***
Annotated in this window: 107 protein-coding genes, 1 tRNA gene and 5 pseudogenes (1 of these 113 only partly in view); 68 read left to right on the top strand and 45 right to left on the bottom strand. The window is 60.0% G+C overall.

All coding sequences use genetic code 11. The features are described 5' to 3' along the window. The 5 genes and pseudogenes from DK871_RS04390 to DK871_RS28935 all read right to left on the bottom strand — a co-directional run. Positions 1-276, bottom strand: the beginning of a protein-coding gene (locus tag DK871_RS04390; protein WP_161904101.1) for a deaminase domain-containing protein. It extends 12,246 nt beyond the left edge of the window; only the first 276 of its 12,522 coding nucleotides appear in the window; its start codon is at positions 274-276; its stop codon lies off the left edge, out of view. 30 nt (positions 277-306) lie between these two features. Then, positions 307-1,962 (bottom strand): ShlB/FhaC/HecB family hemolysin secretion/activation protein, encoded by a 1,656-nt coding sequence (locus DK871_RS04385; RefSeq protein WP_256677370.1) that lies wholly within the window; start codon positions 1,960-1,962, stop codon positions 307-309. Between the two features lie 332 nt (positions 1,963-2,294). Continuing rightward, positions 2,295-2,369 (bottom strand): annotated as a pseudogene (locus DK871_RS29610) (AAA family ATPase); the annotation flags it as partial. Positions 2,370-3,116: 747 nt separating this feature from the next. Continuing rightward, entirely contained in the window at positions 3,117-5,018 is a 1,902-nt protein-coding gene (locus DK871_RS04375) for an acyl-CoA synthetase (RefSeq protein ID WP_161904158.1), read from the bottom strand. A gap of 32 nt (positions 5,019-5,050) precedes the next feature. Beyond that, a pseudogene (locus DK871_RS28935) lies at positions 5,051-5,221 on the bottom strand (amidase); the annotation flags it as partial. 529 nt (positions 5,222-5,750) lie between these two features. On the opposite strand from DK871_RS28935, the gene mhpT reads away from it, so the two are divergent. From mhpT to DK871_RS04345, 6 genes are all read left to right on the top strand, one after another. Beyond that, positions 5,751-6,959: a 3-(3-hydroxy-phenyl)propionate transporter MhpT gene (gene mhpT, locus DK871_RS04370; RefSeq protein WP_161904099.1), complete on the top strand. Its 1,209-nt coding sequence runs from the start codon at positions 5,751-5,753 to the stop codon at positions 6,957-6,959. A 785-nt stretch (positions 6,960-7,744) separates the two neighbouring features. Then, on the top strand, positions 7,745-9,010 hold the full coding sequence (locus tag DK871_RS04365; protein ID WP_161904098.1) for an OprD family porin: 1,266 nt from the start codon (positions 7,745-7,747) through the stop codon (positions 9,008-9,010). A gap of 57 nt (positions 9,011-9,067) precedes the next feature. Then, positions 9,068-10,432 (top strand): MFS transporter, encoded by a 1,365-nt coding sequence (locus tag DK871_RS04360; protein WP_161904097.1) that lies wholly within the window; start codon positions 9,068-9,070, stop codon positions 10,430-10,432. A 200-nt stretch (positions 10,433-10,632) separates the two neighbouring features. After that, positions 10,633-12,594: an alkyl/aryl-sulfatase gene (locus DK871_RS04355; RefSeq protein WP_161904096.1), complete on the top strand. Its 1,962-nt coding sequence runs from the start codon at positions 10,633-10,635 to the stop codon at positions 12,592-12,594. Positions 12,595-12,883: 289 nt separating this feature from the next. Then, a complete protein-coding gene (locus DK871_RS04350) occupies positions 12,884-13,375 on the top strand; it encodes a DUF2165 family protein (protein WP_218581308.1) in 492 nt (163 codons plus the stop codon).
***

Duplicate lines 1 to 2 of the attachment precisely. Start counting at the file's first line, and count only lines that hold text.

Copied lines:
Annotated in this window: 107 protein-coding genes, 1 tRNA gene and 5 pseudogenes (1 of these 113 only partly in view); 68 read left to right on the top strand and 45 right to left on the bottom strand. The window is 60.0% G+C overall.

All coding sequences use genetic code 11. The features are described 5' to 3' along the window. The 5 genes and pseudogenes from DK871_RS04390 to DK871_RS28935 all read right to left on the bottom strand — a co-directional run. Positions 1-276, bottom strand: the beginning of a protein-coding gene (locus tag DK871_RS04390; protein WP_161904101.1) for a deaminase domain-containing protein. It extends 12,246 nt beyond the left edge of the window; only the first 276 of its 12,522 coding nucleotides appear in the window; its start codon is at positions 274-276; its stop codon lies off the left edge, out of view. 30 nt (positions 277-306) lie between these two features. Then, positions 307-1,962 (bottom strand): ShlB/FhaC/HecB family hemolysin secretion/activation protein, encoded by a 1,656-nt coding sequence (locus DK871_RS04385; RefSeq protein WP_256677370.1) that lies wholly within the window; start codon positions 1,960-1,962, stop codon positions 307-309. Between the two features lie 332 nt (positions 1,963-2,294). Continuing rightward, positions 2,295-2,369 (bottom strand): annotated as a pseudogene (locus DK871_RS29610) (AAA family ATPase); the annotation flags it as partial. Positions 2,370-3,116: 747 nt separating this feature from the next. Continuing rightward, entirely contained in the window at positions 3,117-5,018 is a 1,902-nt protein-coding gene (locus DK871_RS04375) for an acyl-CoA synthetase (RefSeq protein ID WP_161904158.1), read from the bottom strand. A gap of 32 nt (positions 5,019-5,050) precedes the next feature. Beyond that, a pseudogene (locus DK871_RS28935) lies at positions 5,051-5,221 on the bottom strand (amidase); the annotation flags it as partial. 529 nt (positions 5,222-5,750) lie between these two features. On the opposite strand from DK871_RS28935, the gene mhpT reads away from it, so the two are divergent. From mhpT to DK871_RS04345, 6 genes are all read left to right on the top strand, one after another. Beyond that, positions 5,751-6,959: a 3-(3-hydroxy-phenyl)propionate transporter MhpT gene (gene mhpT, locus DK871_RS04370; RefSeq protein WP_161904099.1), complete on the top strand. Its 1,209-nt coding sequence runs from the start codon at positions 5,751-5,753 to the stop codon at positions 6,957-6,959. A 785-nt stretch (positions 6,960-7,744) separates the two neighbouring features. Then, on the top strand, positions 7,745-9,010 hold the full coding sequence (locus tag DK871_RS04365; protein ID WP_161904098.1) for an OprD family porin: 1,266 nt from the start codon (positions 7,745-7,747) through the stop codon (positions 9,008-9,010). A gap of 57 nt (positions 9,011-9,067) precedes the next feature. Then, positions 9,068-10,432 (top strand): MFS transporter, encoded by a 1,365-nt coding sequence (locus tag DK871_RS04360; protein WP_161904097.1) that lies wholly within the window; start codon positions 9,068-9,070, stop codon positions 10,430-10,432. A 200-nt stretch (positions 10,433-10,632) separates the two neighbouring features. After that, positions 10,633-12,594: an alkyl/aryl-sulfatase gene (locus DK871_RS04355; RefSeq protein WP_161904096.1), complete on the top strand. Its 1,962-nt coding sequence runs from the start codon at positions 10,633-10,635 to the stop codon at positions 12,592-12,594. Positions 12,595-12,883: 289 nt separating this feature from the next. Then, a complete protein-coding gene (locus DK871_RS04350) occupies positions 12,884-13,375 on the top strand; it encodes a DUF2165 family protein (protein WP_218581308.1) in 492 nt (163 codons plus the stop codon).